Prediction Markets: Research and Limits

Fact: A story in Science Daily this week, “Election Forecasters Preparing For Historic Election,” relates the publication this month of the “assembled insights of prominent election forecasters in a special issue of the International Journal of Forecasting.” 

Analysis:  The journal articles are available here for download.  One of them, “Prediction Market Accuracy in the Long Run” (by Joyce E. Berg, Forrest D. Nelson, and Thomas A. Reitz from the University of Iowa’s Tippie College of Business), compares the presidential election forecasts produced from the granddaddy of them all, the Iowa Electronic Market (IEM), to “forecasts from an exhaustive body of opinion polls.”  Science Daily says they find that the IEM is “usually more accurate than the polls.”

If we extrapolate out, these election markets are special cases of prediction markets, and I’m always interested in those.

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Do Voters Love the Candidates… or their Fonts?

FACT:  John McCain, Hillary Clinton, and Barack Obama have chosen distinctively different typeface fonts for their campaign posters, bumper stickers, and TV-ad logos. 

font-gotham-obama.jpgObama uses sans serif Gotham.  McCain uses sans serif Optima. Only Clinton uses a serif, New Baskerville.  According to the Los Angeles Times yesterday, many typographers are following the usage choices closely, and now some political analysts are finding message in the medium; Obama’s choice is “the hot font of 2008,” Clinton’s font flourishes “conjure trustworthiness,” while McCain’s communicates an “old-fashioned yet quirky vibe.”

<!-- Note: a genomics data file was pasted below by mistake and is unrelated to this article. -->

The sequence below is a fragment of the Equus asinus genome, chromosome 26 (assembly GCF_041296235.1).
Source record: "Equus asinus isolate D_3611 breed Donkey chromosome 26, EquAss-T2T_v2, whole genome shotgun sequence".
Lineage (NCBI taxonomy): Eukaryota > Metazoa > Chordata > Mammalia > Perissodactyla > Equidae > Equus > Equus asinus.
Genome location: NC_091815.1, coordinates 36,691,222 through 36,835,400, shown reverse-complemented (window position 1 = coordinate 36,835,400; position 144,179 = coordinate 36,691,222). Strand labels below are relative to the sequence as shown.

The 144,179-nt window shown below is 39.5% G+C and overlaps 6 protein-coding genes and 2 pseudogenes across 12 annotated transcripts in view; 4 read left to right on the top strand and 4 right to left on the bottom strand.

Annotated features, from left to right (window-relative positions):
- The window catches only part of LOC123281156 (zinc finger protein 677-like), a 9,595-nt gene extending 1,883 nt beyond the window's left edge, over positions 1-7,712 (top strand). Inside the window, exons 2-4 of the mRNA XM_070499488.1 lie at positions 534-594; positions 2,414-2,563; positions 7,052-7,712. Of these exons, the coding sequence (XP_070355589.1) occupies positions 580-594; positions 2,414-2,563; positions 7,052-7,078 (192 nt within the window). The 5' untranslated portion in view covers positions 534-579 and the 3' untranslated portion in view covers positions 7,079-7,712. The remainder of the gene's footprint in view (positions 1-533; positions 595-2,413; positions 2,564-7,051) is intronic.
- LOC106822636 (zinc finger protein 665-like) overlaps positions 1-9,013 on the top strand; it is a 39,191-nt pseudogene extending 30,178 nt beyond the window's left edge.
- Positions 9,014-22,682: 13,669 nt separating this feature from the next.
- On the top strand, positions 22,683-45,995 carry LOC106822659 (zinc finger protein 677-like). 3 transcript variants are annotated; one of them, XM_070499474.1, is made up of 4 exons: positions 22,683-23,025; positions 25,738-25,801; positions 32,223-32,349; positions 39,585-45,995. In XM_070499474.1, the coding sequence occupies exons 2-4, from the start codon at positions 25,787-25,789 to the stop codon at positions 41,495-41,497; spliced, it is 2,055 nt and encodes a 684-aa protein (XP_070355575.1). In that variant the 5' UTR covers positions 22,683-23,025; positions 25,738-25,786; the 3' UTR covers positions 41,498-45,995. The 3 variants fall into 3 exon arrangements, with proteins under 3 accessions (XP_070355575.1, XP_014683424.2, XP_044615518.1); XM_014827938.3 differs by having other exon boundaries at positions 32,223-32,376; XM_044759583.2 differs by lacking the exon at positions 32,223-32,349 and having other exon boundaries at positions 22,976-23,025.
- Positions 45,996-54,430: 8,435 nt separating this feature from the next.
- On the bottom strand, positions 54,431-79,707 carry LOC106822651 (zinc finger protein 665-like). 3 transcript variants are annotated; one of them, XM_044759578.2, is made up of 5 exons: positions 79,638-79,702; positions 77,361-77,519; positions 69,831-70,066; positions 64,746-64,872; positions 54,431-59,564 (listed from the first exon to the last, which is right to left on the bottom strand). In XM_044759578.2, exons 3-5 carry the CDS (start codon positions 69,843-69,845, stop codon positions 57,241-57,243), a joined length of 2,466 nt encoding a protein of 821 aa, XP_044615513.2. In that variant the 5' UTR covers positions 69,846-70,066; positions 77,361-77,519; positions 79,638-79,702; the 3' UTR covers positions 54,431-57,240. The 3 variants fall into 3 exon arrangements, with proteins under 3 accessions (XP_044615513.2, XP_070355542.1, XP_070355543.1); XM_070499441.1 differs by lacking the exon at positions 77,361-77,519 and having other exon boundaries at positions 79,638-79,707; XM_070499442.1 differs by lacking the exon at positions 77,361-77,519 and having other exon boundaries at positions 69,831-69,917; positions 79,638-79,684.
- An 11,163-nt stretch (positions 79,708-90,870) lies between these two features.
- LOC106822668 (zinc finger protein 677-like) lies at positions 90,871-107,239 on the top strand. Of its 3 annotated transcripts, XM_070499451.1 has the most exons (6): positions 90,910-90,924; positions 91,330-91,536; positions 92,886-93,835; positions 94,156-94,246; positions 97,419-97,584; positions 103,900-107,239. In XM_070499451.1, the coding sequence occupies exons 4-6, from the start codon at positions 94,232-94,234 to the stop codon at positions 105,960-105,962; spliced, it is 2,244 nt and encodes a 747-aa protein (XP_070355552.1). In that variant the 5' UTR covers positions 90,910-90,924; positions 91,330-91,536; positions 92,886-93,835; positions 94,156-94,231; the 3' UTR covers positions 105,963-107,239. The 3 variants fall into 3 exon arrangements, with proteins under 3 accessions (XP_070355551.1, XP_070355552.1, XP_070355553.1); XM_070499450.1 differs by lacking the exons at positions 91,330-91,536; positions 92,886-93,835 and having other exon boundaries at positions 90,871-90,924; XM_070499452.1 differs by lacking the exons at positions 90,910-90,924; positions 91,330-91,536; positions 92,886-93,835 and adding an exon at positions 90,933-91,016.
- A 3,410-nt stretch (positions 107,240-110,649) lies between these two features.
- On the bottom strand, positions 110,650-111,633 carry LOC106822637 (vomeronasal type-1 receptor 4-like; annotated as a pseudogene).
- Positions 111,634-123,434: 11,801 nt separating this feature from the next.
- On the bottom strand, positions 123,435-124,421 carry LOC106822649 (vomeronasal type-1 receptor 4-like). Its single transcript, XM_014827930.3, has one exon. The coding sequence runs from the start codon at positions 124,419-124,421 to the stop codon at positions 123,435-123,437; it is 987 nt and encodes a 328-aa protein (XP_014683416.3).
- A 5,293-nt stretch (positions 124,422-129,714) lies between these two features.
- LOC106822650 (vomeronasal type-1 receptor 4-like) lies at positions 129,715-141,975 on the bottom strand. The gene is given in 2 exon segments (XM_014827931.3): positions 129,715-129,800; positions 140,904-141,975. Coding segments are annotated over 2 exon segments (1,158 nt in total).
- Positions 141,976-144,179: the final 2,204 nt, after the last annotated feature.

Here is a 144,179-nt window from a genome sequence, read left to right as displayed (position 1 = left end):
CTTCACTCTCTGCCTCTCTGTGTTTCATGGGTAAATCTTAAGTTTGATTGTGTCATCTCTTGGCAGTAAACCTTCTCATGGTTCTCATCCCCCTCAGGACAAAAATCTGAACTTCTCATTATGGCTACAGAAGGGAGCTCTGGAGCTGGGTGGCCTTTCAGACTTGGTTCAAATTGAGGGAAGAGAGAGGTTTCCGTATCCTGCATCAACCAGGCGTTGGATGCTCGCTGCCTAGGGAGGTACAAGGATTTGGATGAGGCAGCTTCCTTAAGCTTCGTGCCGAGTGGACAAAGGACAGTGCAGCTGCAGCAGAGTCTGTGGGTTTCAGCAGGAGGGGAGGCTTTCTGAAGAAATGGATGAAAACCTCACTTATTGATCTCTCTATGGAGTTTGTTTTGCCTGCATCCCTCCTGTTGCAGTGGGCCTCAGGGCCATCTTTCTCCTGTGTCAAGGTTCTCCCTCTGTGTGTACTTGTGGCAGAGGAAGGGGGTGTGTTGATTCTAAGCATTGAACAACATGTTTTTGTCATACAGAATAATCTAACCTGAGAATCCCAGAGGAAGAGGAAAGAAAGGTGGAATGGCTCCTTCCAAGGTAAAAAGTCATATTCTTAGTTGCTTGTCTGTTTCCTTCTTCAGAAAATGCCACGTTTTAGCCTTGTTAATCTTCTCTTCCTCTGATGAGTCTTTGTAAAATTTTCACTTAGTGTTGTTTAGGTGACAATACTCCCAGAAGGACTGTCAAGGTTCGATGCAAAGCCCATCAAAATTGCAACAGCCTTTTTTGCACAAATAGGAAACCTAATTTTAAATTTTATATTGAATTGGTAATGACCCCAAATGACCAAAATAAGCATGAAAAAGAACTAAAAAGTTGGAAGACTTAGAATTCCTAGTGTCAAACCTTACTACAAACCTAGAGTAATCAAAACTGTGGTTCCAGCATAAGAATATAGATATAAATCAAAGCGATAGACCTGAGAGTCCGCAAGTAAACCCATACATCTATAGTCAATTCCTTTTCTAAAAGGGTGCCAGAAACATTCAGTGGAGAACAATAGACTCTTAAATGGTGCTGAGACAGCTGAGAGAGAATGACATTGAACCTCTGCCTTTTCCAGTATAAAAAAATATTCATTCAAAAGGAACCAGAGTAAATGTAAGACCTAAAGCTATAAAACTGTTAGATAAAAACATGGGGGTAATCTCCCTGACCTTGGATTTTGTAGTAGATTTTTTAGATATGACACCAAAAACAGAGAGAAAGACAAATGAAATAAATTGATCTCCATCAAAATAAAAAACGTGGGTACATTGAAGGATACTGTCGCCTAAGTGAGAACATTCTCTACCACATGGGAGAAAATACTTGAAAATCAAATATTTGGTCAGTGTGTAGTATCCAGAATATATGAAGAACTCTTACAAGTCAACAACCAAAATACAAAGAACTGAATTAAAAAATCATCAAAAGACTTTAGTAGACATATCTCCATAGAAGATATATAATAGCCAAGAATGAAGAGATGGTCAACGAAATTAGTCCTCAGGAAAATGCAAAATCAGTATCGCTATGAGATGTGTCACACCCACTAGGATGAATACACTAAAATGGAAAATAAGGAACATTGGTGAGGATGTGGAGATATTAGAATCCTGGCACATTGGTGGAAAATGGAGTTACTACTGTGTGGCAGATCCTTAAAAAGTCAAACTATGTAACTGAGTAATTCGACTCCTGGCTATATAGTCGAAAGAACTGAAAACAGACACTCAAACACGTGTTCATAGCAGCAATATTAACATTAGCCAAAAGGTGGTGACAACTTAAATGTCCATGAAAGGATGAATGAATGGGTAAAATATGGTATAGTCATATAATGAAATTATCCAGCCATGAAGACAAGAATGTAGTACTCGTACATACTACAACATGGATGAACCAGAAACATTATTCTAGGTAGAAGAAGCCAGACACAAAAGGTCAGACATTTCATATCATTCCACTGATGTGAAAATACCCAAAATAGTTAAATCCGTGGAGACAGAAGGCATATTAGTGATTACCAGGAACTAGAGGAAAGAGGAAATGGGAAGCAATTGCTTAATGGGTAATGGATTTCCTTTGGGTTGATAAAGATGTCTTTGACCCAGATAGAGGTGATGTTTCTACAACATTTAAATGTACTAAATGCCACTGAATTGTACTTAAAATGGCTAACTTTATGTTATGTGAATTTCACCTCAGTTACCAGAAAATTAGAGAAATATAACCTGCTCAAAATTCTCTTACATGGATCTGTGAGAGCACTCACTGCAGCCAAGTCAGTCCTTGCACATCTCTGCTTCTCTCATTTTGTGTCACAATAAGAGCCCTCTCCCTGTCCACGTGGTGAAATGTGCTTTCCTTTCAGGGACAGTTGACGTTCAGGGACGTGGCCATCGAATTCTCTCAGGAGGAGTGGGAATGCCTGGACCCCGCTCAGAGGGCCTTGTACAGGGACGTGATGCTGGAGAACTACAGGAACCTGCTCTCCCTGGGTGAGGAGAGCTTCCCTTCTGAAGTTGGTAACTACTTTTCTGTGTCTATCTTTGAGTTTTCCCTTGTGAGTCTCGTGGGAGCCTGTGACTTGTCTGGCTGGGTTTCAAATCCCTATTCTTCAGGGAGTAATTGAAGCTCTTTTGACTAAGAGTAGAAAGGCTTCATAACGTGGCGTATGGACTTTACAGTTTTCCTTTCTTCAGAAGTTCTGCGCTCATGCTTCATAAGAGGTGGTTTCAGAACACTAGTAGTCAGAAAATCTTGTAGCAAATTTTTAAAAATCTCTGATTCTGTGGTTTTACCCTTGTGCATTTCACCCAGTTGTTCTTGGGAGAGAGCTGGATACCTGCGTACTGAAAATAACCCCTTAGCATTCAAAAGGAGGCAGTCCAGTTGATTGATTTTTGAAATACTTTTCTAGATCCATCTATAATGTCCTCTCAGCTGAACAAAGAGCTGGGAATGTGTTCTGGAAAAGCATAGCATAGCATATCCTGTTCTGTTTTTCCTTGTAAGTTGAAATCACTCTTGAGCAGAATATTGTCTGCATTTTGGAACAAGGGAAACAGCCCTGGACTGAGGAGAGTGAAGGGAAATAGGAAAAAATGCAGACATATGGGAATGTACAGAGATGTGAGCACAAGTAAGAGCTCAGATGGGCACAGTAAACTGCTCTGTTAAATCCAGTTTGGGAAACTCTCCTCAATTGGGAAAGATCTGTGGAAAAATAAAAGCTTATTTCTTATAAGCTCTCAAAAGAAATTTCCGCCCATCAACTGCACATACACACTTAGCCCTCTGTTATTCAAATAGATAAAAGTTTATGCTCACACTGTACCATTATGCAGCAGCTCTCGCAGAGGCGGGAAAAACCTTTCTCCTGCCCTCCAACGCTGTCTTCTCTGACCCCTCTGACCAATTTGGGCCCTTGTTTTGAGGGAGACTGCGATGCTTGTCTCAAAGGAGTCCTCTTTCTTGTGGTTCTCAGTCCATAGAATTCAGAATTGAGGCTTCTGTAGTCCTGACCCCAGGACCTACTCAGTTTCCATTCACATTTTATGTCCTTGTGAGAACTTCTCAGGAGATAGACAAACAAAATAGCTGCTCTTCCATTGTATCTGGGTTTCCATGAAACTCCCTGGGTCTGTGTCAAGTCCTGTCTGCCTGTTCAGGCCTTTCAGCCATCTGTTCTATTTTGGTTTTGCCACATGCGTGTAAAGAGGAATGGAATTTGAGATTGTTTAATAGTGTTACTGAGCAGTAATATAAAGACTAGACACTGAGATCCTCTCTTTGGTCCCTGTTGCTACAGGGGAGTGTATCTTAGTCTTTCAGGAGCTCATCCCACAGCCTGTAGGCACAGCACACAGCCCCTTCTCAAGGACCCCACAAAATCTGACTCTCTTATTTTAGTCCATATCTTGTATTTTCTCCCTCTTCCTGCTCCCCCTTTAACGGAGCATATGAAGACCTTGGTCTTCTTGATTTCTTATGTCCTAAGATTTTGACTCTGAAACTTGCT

ANALYSIS:  Anyone who remembers their first experience with a personal computer’s word-processing program recalls that initial thrill when the realization hit: I can choose any font? I can choose any font!!!

Billions of funky emails, resumes, and yard-sale posters later, we’re all perhaps jaded by the profusion of font styles, and tend to have built up biases and defenses regarding certain looks.

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